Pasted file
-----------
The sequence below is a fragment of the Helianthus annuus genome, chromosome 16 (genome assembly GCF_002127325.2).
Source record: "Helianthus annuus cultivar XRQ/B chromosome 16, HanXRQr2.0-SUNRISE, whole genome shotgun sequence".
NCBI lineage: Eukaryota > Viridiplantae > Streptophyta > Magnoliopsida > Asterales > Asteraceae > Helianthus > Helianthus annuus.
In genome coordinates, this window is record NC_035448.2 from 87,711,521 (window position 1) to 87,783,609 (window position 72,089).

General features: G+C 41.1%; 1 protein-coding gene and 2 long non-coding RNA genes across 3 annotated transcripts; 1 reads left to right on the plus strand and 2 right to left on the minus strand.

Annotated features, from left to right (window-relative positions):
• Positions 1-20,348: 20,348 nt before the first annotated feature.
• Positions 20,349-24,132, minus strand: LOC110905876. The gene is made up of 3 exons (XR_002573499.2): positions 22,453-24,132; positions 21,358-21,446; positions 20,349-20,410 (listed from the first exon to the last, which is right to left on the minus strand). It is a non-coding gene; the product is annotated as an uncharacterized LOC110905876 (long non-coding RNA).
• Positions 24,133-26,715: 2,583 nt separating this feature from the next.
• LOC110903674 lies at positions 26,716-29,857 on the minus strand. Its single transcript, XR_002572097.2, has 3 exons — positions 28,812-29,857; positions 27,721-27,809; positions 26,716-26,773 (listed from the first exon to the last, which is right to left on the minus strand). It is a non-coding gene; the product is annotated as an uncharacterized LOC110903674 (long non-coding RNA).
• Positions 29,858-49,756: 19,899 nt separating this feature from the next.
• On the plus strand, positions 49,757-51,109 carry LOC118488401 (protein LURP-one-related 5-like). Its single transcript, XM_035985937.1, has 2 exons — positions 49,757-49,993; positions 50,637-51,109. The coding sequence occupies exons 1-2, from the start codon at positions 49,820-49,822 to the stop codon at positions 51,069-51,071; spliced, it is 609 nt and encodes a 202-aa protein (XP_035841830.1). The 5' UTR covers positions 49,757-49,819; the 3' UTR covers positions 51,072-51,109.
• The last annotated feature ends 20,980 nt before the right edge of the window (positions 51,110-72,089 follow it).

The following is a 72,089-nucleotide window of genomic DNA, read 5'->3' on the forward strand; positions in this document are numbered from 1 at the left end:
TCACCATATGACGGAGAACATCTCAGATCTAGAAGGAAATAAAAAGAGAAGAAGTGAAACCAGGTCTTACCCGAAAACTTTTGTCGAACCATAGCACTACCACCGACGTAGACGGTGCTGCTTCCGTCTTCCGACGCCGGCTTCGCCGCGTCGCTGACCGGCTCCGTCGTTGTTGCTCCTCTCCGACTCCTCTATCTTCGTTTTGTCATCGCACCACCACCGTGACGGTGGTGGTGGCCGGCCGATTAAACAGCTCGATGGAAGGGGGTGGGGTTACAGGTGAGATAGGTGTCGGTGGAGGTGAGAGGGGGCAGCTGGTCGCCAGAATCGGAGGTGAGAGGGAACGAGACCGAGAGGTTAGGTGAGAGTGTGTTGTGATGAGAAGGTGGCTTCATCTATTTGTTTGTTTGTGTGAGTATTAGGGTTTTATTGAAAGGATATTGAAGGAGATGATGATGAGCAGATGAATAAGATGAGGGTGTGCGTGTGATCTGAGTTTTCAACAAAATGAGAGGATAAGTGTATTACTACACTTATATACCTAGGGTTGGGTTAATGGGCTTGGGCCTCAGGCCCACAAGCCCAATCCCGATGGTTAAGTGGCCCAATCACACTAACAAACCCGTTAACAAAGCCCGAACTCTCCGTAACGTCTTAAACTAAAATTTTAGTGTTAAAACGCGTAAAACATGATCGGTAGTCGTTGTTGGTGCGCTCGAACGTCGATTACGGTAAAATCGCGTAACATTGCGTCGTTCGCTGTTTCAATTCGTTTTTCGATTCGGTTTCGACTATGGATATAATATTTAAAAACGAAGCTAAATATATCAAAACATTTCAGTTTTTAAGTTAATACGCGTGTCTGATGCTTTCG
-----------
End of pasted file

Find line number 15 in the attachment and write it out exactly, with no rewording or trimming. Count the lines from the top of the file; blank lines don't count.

TCACCATATGACGGAGAACATCTCAGATCTAGAAGGAAATAAAAAGAGAAGAAGTGAAACCAGGTCTTACCCGAAAACTTTTGTCGAACCATAGCACTACCACCGACGTAGACGGTGCTGCTTCCGTCTTCCGACGCCGGCTTCGCCGCGTCGCTGACCGGCTCCGTCGTTGTTGCTCCTCTCCGACTCCTCTATCTTCGTTTTGTCATCGCACCACCACCGTGACGGTGGTGGTGGCCGGCCGATTAAACAGCTCGATGGAAGGGGGTGGGGTTACAGGTGAGATAGGTGTCGGTGGAGGTGAGAGGGGGCAGCTGGTCGCCAGAATCGGAGGTGAGAGGGAACGAGACCGAGAGGTTAGGTGAGAGTGTGTTGTGATGAGAAGGTGGCTTCATCTATTTGTTTGTTTGTGTGAGTATTAGGGTTTTATTGAAAGGATATTGAAGGAGATGATGATGAGCAGATGAATAAGATGAGGGTGTGCGTGTGATCTGAGTTTTCAACAAAATGAGAGGATAAGTGTATTACTACACTTATATACCTAGGGTTGGGTTAATGGGCTTGGGCCTCAGGCCCACAAGCCCAATCCCGATGGTTAAGTGGCCCAATCACACTAACAAACCCGTTAACAAAGCCCGAACTCTCCGTAACGTCTTAAACTAAAATTTTAGTGTTAAAACGCGTAAAACATGATCGGTAGTCGTTGTTGGTGCGCTCGAACGTCGATTACGGTAAAATCGCGTAACATTGCGTCGTTCGCTGTTTCAATTCGTTTTTCGATTCGGTTTCGACTATGGATATAATATTTAAAAACGAAGCTAAATATATCAAAACATTTCAGTTTTTAAGTTAATACGCGTGTCTGATGCTTTCG